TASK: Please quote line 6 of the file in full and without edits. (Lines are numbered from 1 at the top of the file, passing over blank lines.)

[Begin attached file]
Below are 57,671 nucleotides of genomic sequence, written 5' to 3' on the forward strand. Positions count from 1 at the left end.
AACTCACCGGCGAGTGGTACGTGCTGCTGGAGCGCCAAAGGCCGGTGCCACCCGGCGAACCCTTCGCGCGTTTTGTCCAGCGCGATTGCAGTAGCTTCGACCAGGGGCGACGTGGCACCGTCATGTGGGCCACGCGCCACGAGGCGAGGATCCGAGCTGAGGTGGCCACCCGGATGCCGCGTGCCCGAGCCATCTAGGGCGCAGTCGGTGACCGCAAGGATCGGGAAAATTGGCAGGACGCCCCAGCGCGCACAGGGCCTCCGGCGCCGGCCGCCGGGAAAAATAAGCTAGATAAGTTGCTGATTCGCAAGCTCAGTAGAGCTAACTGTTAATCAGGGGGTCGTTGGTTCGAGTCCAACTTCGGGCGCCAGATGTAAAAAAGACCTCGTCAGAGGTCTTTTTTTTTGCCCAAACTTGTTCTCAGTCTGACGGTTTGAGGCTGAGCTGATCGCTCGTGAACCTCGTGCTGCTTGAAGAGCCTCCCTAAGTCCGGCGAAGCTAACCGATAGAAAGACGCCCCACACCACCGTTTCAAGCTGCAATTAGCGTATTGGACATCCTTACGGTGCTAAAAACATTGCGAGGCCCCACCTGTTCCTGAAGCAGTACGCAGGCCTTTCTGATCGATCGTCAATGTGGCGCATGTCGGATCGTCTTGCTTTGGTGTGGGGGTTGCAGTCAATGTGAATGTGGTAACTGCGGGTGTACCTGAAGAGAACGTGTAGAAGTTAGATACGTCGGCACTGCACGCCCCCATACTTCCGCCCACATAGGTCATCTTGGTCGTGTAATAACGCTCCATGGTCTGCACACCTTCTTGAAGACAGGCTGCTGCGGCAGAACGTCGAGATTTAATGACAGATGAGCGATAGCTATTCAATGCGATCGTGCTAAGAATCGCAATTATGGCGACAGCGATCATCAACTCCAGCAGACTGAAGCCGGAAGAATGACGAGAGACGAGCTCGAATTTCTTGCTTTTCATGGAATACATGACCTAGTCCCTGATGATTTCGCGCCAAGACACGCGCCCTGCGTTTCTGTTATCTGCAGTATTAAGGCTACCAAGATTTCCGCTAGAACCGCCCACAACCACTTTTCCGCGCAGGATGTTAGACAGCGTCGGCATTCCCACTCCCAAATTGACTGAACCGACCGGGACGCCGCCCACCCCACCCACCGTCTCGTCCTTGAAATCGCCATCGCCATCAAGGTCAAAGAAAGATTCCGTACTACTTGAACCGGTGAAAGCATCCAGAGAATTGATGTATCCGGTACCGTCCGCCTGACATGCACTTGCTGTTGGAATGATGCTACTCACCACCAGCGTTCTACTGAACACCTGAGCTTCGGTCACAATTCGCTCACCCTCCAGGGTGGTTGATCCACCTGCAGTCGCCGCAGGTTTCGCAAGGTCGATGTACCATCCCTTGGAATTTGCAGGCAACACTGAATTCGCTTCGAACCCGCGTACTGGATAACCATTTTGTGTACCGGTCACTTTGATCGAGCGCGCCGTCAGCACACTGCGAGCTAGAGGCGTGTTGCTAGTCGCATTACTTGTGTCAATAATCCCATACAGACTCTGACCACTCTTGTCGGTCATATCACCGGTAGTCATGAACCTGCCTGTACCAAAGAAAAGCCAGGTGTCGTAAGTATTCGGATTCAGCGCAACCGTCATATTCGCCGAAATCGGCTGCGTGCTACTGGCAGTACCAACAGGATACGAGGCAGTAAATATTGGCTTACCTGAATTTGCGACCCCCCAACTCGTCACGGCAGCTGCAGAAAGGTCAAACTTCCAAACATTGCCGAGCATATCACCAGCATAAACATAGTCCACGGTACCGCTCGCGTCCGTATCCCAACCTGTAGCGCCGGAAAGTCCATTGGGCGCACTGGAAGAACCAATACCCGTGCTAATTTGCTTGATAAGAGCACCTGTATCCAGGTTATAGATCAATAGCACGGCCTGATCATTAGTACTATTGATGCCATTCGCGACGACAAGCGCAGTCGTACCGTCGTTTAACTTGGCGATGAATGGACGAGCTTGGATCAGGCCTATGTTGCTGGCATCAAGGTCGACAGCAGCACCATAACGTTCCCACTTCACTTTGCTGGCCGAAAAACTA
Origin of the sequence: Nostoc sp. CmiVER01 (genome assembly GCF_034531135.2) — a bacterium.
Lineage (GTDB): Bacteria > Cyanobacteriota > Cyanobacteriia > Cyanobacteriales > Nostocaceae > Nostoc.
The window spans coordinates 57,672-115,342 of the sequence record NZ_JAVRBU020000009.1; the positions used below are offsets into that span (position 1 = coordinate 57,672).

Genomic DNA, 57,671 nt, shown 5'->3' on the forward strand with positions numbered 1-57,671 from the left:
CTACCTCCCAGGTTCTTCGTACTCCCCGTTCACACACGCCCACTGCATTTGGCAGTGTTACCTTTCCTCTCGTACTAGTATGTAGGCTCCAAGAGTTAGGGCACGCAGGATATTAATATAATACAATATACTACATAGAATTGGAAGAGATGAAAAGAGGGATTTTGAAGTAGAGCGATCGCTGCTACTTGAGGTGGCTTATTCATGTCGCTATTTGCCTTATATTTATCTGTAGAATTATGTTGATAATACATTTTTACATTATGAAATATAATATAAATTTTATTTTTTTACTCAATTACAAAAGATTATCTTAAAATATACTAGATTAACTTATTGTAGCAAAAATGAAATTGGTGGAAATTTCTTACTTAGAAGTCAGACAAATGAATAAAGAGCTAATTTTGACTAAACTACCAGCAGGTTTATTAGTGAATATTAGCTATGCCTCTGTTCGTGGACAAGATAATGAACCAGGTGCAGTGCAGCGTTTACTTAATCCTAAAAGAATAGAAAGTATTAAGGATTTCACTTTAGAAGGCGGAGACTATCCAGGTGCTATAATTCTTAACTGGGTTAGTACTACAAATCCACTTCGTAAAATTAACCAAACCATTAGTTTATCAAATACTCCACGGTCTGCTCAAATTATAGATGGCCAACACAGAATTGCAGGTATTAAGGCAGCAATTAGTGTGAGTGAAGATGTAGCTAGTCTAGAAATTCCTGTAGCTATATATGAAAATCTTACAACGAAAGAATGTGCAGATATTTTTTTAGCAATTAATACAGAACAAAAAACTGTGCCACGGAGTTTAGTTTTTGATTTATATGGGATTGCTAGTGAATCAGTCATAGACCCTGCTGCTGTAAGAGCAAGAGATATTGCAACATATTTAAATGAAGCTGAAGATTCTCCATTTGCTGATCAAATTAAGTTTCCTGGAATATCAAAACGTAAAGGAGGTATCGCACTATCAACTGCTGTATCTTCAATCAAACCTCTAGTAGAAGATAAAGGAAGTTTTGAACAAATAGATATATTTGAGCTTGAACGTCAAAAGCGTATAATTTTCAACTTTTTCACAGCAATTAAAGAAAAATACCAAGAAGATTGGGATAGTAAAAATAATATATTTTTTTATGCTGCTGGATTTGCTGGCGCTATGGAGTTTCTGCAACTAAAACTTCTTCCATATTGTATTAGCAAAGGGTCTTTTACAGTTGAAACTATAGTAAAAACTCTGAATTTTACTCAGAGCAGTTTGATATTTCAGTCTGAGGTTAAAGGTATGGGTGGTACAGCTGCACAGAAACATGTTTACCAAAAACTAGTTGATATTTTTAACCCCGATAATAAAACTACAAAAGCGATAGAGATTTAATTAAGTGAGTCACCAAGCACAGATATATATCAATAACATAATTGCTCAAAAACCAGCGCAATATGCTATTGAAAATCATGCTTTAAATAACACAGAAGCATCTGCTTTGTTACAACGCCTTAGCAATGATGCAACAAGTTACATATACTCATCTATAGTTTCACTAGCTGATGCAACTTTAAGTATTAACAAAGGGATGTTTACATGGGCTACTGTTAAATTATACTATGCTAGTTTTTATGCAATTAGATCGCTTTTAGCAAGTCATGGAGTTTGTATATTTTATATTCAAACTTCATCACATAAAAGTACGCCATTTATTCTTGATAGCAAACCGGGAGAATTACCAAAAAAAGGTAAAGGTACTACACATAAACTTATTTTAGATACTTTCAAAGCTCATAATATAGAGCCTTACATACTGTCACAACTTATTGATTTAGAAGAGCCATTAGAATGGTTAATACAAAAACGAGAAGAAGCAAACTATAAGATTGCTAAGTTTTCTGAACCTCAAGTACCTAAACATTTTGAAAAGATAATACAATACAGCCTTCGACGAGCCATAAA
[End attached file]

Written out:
Genomic DNA, 57,671 nt, shown 5'->3' on the forward strand with positions numbered 1-57,671 from the left: